Monday, December 27, 2010

16 Months

I'm writing this letter a few days shy of your 16 month mark because this is a hectic month and we will be out of town on the 30th. I only make note of the few days because it seems like so much is changing lately; your Dad didn't see you for 3 days recently and remarked that you weren't even the same kid he'd said goodbye to. Perhaps 3 days from now you'll be speaking in full sentences! I honestly wouldn't be very surprised. Well, maybe a little surprised.
The most important milestone worth mentioning this month was Christmas, which was so different from last year.
Last year you weren't even able to sit up on your own and this year you tore through both of your grandparents' houses, dragging all your presents with you whenever possible. You loved pointing out the Christmas tree, lights, and the ball ornaments we dangle from our chandelier. At least 5 times a day you would run into the living room and point at the "tee!", then run back into the dining room to look at the ornaments - "ball!!", then back to the tree to point at the "liiiight!" One by one you would remove the non-breakable ornaments that we hung low on the tree and hand them to me, patting your chest proudly and saying "hep" (meaning you were being a big help) when I took them.
Your words get ever more impressive these days and everyone comments on your chattiness. We spent 5 nights in Bellingham visiting both of your Grandmas and Grandpas for Christmas. During our trip you learned to say most everyone's names - You've got "gumma" and "gup" for Grandma and Grandpa, "wenny" for great aunt Wendy and uncle Javi's name is always pronounced perfectly and in conjunction with "ball! kick!" because he gave you a soccer ball and spent hours kicking it around Grandma and Grandpa C's house with you. You didn't get to see your uncle Scott and aunt Emily for very long, so these names will probably come later this week when we get together to exchange gifts with them. Aunt "kati" made the list of your words on the tail end of our trip and you enjoyed going around the table and pointing at each of us during Christmas dinner, trying to correctly identify everyone. Hilariously, Grandma and Grandpa's dog Toby is STILL a topic of discussion at home. We've been home for a few days and you still ask me about Toby regularly. When we were staying at Toby's house, you would wake up from your nap every day by calling for "Tobo!", eventually getting the pronunciation correct by the end of our stay.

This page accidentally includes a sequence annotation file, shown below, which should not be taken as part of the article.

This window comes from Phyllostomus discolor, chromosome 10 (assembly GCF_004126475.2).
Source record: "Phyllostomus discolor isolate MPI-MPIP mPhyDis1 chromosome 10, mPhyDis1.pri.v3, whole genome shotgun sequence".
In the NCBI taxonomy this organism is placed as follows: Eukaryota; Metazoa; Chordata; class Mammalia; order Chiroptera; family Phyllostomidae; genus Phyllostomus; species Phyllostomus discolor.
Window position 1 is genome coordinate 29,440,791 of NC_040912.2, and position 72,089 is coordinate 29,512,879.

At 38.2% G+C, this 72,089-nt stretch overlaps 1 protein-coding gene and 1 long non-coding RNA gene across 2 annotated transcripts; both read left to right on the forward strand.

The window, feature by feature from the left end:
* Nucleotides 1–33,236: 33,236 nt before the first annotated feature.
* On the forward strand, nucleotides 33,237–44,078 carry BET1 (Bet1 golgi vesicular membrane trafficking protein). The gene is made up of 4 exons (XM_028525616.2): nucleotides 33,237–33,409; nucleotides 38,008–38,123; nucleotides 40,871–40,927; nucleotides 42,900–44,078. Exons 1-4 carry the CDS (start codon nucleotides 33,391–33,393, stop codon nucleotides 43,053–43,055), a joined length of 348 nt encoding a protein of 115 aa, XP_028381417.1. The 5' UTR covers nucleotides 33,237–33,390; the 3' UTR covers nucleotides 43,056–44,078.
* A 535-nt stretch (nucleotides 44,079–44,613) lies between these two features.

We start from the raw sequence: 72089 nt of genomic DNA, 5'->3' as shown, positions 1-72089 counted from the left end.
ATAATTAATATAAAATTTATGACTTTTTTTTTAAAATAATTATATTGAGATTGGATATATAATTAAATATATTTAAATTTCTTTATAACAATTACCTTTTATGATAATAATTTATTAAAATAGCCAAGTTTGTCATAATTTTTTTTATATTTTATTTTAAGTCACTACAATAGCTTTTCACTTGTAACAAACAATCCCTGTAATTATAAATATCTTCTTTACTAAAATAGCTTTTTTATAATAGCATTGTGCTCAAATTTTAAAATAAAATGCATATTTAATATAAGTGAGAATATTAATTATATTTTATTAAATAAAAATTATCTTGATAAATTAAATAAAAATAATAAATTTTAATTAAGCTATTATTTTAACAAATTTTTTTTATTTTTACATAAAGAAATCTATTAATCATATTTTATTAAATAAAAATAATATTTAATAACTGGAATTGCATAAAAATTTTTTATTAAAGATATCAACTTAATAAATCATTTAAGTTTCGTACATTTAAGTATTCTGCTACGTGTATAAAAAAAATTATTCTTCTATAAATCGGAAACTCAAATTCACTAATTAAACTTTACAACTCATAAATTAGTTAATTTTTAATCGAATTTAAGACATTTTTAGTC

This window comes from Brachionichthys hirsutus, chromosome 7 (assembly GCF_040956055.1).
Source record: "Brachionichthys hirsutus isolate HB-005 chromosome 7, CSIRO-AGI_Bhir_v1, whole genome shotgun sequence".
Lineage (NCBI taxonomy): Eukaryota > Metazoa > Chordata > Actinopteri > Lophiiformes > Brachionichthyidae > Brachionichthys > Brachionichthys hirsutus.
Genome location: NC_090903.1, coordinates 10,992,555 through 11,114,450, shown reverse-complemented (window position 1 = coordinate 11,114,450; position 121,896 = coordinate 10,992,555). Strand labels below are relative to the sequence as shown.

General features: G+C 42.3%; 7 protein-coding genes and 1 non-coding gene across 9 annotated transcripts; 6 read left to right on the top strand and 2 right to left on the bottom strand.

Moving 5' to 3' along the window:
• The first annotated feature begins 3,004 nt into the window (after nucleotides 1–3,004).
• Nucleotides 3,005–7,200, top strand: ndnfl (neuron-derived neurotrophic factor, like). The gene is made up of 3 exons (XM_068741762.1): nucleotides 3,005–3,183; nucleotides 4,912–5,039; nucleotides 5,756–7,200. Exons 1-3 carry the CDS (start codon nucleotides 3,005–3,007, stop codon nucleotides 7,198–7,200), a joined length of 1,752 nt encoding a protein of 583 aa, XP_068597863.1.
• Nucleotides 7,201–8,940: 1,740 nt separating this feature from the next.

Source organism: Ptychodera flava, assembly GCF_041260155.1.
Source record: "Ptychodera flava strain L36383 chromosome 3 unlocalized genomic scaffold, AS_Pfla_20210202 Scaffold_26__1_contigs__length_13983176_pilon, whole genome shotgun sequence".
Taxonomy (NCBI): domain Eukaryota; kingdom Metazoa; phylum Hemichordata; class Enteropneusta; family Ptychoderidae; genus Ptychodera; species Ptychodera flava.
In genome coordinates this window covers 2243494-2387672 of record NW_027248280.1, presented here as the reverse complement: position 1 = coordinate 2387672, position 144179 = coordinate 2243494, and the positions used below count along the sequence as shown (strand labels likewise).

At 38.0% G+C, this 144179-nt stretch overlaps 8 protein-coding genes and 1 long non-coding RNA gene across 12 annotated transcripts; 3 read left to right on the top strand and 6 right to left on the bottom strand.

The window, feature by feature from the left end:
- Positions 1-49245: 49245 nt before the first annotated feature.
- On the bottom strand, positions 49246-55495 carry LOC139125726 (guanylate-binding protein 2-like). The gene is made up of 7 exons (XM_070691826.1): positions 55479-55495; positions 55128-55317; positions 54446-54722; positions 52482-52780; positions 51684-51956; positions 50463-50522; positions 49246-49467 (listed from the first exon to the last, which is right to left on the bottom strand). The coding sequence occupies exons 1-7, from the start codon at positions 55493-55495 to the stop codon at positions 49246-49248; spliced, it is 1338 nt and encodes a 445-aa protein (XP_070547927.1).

I'd list all your other words, but I had to stop keeping a list. You essentially say EVERYTHING now; I'm hard pressed to think of a word that you can't or haven't said yet. I suppose that's not really true. It isn't as if you're reading the dictionary, but when it comes to everyday words, you've become quite the parrot. I'm just waiting for the day you wake up and shout a full sentence from your crib, totally shocking your Dad and me.

We haven't been playing your game of "wawa" as much this month, I think much of your energy has shifted to playing with your stuffed animals and baby dolls - baby stella, sweet pea, and Minnie Mouse. Your Dad and I gave you a baby doll and a tiny stroller for her at Christmas. I often find you flinging baby out of the stroller and climbing in yourself, then you throw a fit when you find yourself stuck and can't get out. Perhaps your favorite gift this year was the tiny broom and dust pan set. You love to sweep and say to yourself, "swep..... ceaning.... brooma"

Many of your other interests have a definite lean in the tomboy direction - fire trucks are a passionate topic for you, buses and motorcycles are very exciting, and you seemed more interested in the rubber snakes your older boy cousins were playing with at the Culver Cousins Christmas party than the dollhouse nearby. Soccer is also very popular right now.

Your love for bath time has doubled this month with the discovery of "shwimming". To "shwim" is to roll onto your back and float while your Dad holds you up on the surface of the water. You also like to shwim by laying in the bath on your belly and dipping your face into the water to take a "sip!" (cringe). You were in the tub the other day and I was sitting nearby when I accidentally let a fart slip. You looked at me in a concerned manner and said, "Poop?" I said, "No, just a toot" and now every time you toot, you look at me very seriously and say, "Tut".

You had a nasty cold this month that started a week before Christmas and lasted forever, in fact your nose is still dripping a bit. You never sleep well when sick, even a runny nose will send you into a fury when the middle of the night comes and you can't breath easily. The first 3 nights or so are always the worst. I caught your bug this time so we were both drippy (but in good spirits) for Christmas. We've recently recovered in the sleep department, which is such a relief. Your Grandpa C was also sick over Christmas and every time one of us would cough, you'd look at everyone and say "cough" in a very adult tone - just in case none of us was familiar with what a cough was.

You are still rather defiant and I still feel like I'm spending a lot of time asking you to get down, sit down, be careful, or be gentle.
We were in the bathroom last week while I was brushing my teeth and while I turned away for approximately 5 seconds, you managed to empty the garbage can of all your snotty tissues. When I saw the mess, I asked you to please pick up the toilet paper and put it in the garbage. I laughed so hard when you went over to the roll of toilet paper (which was resting on top of the toilet where you can't unravel it), picked it up and stuffed the entire thing into the garbage can, all the while looking at me for approval.